Spring is on it’s way. Sure it doesn’t officially happen until March 20th (in the Northern Hemisphere anyway), but the flowers are blooming, the buds on the trees are popping and, in what I believe is just a corporate sponsored event to get us back into the office sooner, we moved our clocks ahead 1 hour yesterday.
The days are getting longer, Spring Training is in full swing for America’s Pastime and even down at the local diamonds you can hear the
crack of the ding of the aluminum bat and tons of parents cheering for their little Jack and Jill’s running the bases.
Baseball is a team sport that relies on individuals doing their best at with their role to make the team successful.
“The way a team plays as a whole determines its success. You may have the greatest bunch of individual stars in the world, but if the don’t play together, the club won’t be worth a dime.”
– Babe Ruth
If you’re lucky growing up and playing team sports your coach will not only educate you on the finer points of the game, the skills and fundamentals that will set the foundation for your future in the sport, but your coach will also set the foundation for how the team works together – teamwork.
Having been in the corporate world for the better part of my life, I often wonder:
How many corporate environments are composed of individuals who are part of “teams” yet have never actually played in a team sport?
From what I can tell there are an awful lot of people who have no concept of the team. Hey, I understand that everyone needs to start somewhere – they’re rookies. People aren’t born veterans, it’s something that is acquired over time. I get that. But, I believe we all expect that the vast majority of our coworkers aren’t rookies. We expect that the most will be veterans and have done it before.
Unfortunately, though most act very much like they have just been thrown out on the field by their overeager parents to play t-ball for the very first time. The only difference seems to be that my coworkers haven’t figured out that we don’t all get ice cream and a trophy at the end of the day.
Think about it for a minute, is your office really that much different from t-ball teams?
- Product Management is in right field looking at the kids on the field next to them trying to determine what the other team, their competition, is doing. “Coach, their team has 4 people here in the outfield. We only have 3. I think they are doing it right. We should do it like them.”
- Engineering has to have an oversized, overly complex glove that they typically wear over their face in an effort to examine all the intricate details of how the stitching holds the leather together. Meanwhile the game is progressing and the ball has flown past them.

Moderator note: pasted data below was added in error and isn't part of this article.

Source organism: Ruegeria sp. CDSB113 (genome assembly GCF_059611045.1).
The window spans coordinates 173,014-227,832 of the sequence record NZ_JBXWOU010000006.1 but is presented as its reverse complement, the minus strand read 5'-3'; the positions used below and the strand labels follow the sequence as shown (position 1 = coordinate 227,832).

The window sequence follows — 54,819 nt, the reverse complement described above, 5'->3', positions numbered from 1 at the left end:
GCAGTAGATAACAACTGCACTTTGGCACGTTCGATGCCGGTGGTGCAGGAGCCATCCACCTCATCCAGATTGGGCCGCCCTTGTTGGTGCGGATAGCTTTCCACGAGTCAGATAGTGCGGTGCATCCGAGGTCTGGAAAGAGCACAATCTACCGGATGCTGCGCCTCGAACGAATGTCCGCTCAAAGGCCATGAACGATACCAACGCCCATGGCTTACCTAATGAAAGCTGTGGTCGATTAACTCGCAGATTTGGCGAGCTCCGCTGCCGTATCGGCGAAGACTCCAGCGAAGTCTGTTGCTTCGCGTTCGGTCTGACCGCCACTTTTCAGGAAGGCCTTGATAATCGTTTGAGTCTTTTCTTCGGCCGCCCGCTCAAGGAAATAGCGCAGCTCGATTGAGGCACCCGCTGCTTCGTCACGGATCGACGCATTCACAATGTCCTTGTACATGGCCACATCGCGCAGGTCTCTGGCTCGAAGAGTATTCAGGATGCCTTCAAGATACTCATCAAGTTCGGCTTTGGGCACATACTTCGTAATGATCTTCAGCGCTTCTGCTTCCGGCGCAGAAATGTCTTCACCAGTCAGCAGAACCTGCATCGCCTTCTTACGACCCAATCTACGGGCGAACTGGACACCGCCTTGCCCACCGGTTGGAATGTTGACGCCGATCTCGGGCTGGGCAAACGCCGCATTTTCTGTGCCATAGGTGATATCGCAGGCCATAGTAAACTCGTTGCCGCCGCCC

- Accounting has realized how bad the team is hitting and suggests that after 4 swings and misses at the ball sitting on the T the player should lose his/her turn, because at this rate we will have exhausted all day light before the third batter is up forcing an end to the game.
- Strategy and Business Development is looking for ways to do things differently. They are constantly thinking what they’ll do if they get a hit. They can’t run to first like everyone else does. That’s not strategic. Should they run to third instead? Do I need to run at all – Isn’t every hit a home run?
- Marketing is busy trying to figure out some good sayings to get their team excited. “We want a pitcher not a belly itcher.” “2, 4, 6 8, who do we appreciate? Sales, Sales, yaaaaaay….Sales.”
- Sales is in Center Field, sees a fly ball (or was it a bird?) come toward their area. They start running toward it. “Must catch this one or I’ll be benched.” Meanwhile they crash into their Product Management coworker who is trying to tell them that they are wasting their time and it’s actually a football and not part of their game.
- HR wants all of their teammates to be happy and have fun so they’re concerned when Tommy isn’t playing nice with Billy. “Coach…you should really kick Billy or Tommy off the team because they’re being mean.”
- The whole company thinks they can come up with the winning idea and hit a home run. Meanwhile no one actually knows which hand the glove goes on, let alone catch the idea and make out so they can get back up to bat.
- The parents of the kids are the customer in T-Ball. And, as the customer they are constantly inquiring as to why their Johnny isn’t playing a full game at First Base, because that’s what they expected when they signed the agreement to play and paid their fees.
- All the while, the CEO and coach is shouting encouragements, guidance and trying to teach the kids the fundamentals, yet keeps thinking, “Dear lord, it sounded like a lot of fun when the Little League Board asked me to take this job. But, I didn’t realize this would be a group of jokers like the Bad News Bears and the parents (customers) would constantly complain.”
Yep, my company really isn’t all that different from shenanigans going on down the street at our local T-ball field.